This Zombie Moment: Hunting for What Lies Beneath the Undead Zeitgeist | LA Life | Los Angeles | Los Angeles News and Events | LA Weekly

This Zombie Moment: Hunting for What Lies Beneath the Undead Zeitgeist 

"Zombies are always the monster for fear of something larger than yourself, whether it's the recession, or going on boats without pirates attacking, or countries far, far away plotting our doom. Zombies make sense right now."

Wednesday, May 13 2009

More zombies: Read STEVEN MIKULAN's "I Rode With a Zombie: An Undead Memoir," SCOTT FOUNDAS' "Birth of a Zombie Nation: The Undead at the Movies,"  and GENDY ALIMURUNG's web-exclusive interview with Zombie Research Blog founder, Andrew Morisson.

Also, view more zombie photos in the "What Lies Beneath: Zombies, Serial Killers & Suicide Girls" slideshow. 

We are in a time of the walking undead. A time of global economic recession, global pandemic and hand-sanitizer frenzy. A time when hordes of the foreclosed, the fired and the flu-ridden wander among us. A time when forlorn survivors of the downsized are reduced to hungry shells of their former selves as they soldier on in half-empty offices. Zombies, in other words. Zombie banks. Zombie corporations. Zombie housing tracts. Zombies are the “It” monster of our global mass panic.

click to flip through (8) ANNE FISHBEIN - Walk, don’t run: Construction worker of the dead, Anthony Dalbis of SoCal Zombiewalk.
  • Anne Fishbein
  • Walk, don’t run: Construction worker of the dead, Anthony Dalbis of SoCal Zombiewalk.

Cerebral, sexy vampires with their decadent lifestyles are out for the moment. So are werewolves, those slaves to animalistic passion. As real-life H1N1 swine flu rages through Mexico, Europe, Asia and the United States, and the world’s medical organizations prepare for a mutated viral onslaught this fall, a hoax BBC “report” of a new “H1Z1” strain circulates. “There has been a small outbreak of ‘zombism’ in London due to mutation of the H1N1 virus,” the hoaxster writes. “The Netherlands confirms its first case of zombie swine flu, in a 3-year-old boy recently returned from Mexico. After passing away early this morning, he rose from the dead and lunged at his mother.”

The entertainments of the moment rising up to meet the cultural Zeitgeist are a fresh wave of zombie films, zombie video games, zombie TV series, zombie comic books and a blockbuster zombie novel, Pride and Prejudice and Zombies, “the classic Regency romance, now with ultraviolent zombie mayhem.” This book, more than anything else, starts me on a quest to explore the dark, mindless heart of the matter: Why zombies? Why now?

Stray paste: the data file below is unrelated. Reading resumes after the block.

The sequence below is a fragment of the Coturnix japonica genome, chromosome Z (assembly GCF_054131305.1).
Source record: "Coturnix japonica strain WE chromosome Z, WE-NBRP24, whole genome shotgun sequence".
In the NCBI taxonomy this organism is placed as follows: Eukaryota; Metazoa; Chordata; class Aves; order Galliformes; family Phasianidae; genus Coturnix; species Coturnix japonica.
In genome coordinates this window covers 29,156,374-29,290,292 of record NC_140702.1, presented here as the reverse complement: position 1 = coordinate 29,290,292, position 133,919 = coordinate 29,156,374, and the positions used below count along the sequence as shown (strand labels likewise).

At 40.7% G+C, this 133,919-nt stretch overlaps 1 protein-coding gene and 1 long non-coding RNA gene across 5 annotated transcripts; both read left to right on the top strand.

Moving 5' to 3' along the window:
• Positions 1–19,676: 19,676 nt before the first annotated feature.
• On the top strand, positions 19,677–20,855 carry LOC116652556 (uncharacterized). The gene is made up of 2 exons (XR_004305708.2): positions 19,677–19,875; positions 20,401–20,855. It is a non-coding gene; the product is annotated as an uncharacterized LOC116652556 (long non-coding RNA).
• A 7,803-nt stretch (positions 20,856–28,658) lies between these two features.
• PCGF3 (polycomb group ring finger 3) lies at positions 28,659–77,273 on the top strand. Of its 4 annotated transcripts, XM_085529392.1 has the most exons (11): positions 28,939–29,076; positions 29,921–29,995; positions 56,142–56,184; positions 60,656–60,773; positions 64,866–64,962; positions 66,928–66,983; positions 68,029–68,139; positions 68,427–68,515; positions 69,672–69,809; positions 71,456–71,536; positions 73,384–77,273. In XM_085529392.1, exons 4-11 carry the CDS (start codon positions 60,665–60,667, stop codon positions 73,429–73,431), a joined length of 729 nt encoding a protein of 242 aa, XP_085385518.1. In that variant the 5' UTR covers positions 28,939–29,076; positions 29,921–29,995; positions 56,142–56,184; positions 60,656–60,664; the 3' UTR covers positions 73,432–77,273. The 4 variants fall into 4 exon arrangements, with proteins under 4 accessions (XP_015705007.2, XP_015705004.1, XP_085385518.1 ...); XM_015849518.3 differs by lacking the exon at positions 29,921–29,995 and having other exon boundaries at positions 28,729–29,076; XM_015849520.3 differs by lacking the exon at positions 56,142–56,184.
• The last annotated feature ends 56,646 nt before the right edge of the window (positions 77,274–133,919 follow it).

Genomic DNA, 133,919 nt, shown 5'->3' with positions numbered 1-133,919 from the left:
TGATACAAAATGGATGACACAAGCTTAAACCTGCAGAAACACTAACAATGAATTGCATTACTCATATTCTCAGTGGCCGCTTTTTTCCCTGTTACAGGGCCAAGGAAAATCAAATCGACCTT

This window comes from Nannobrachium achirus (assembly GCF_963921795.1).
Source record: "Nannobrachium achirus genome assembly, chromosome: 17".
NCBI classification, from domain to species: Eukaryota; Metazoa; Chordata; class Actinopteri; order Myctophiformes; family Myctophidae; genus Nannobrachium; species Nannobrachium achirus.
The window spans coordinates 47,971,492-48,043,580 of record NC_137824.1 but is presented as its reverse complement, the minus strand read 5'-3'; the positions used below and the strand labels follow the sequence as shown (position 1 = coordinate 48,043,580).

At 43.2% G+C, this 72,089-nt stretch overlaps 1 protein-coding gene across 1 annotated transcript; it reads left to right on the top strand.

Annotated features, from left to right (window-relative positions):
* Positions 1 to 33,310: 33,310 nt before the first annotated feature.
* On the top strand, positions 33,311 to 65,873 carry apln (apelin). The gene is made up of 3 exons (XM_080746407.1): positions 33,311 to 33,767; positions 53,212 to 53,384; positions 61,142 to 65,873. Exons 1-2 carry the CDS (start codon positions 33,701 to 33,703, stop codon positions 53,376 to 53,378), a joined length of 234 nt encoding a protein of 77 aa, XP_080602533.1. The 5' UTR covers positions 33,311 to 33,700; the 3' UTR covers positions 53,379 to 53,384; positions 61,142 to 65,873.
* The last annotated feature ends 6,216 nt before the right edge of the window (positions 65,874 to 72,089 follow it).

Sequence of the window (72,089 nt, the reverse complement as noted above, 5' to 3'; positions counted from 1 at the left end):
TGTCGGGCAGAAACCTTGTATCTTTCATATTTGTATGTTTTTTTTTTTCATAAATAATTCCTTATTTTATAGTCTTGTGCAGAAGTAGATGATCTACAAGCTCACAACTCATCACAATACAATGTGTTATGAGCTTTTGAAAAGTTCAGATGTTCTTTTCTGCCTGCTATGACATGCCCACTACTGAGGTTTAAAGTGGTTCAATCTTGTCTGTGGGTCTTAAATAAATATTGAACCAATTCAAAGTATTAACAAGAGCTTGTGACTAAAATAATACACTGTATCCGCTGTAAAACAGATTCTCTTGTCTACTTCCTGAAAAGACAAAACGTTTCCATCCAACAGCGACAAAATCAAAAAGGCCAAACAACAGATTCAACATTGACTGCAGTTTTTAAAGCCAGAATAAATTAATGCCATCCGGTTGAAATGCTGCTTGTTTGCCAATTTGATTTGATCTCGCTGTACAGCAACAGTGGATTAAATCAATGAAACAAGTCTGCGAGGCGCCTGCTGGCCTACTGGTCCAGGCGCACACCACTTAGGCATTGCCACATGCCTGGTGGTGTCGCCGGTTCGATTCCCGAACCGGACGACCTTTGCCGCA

“I honestly have no other answer than it’s funny,” says Seth Grahame-Smith, the book’s author — the one, that is, who isn’t dead — Jane Austen is listed as co-author. “If you’re looking for a bigger point that I’m trying to make, um, you’re not going to find it.”

Undaunted, I meet Grahame-Smith at a Coffee Bean & Tea Leaf in front of a Starbucks in Beverly Hills. He arrives late — a meeting at William Morris went long — apologizes profusely, glances at the people in line at the counter and declares himself to be already overcaffeinated. A TV screenwriter by trade, he has written books before, but none have done as well as this one.

“You have to understand,” he says, earnestly, “before this book, my Amazon rank was never above 7,000. The other day it was number 9.” That’s the power of zombies.

Grahame-Smith wrote the book over a five-week period last year. His editor, Jason Rekulak, had been wanting to do a literary mashup for a long time.

“He kept these lists with Wuthering Heights and Sense and Sensibility and War and Peace on one side,” Grahame-Smith says, “and zombies, vampires, pirates and robots on the other. He kept moving the pieces around.” Then Rekulak called Grahame-Smith out of the blue one day with the title: Pride and Prejudice and Zombies. “And for whatever reason, I thought it was the most brilliant thing I’d ever heard,” the author says. “We went from there.”

Rekulak’s publishing bosses were hesitant at first. “They thought, well, you’re gonna turn off the Jane Austen fans with the zombies,” Grahame-Smith says, “and you’re gonna turn off the zombie fans with the Jane Austen.”

But what’s happened, despite the occasional “How dare you, sir!” flare of criticism, is the opposite, i.e. a zombie love fest in all quarters.

The zombies in the book are slow-moving, clumsy, easily tricked. They mistake heads of cauliflower for brains. “I didn’t want them to be quick, modern zombies. The comedy comes from the fact that they’re so simple-minded and helpless.” They barge in on the citizenry at opportune moments — during balls, during dinner, while traveling. “That’s another ridiculous thing about these people. It’s like, why would you keep traveling if this keeps happening to you? Sometimes they’ll send a letter by postal rider. And the postal rider would get slaughtered on the way there. So they have to send another postal rider. You have to think, why would the second postal rider go?”

Austen’s themes and the motivations of her characters stay mainly intact because much of the Austen stays intact. The book breaks down to 85 percent Austen, 15 percent zombie.

Grahame-Smith considered all sorts of plot lines. What if Lizzie turned into a zombie and killed herself? What if everybody became a zombie? Funny, but ultimately not sustainable. “While I think it’s hilarious to imagine Darcy pouring his heart out, and then his jaw falls off, there’s only so much mileage you can get out of that. All the jokes would be, ‘I would put my arms around you ... if I had any.’”

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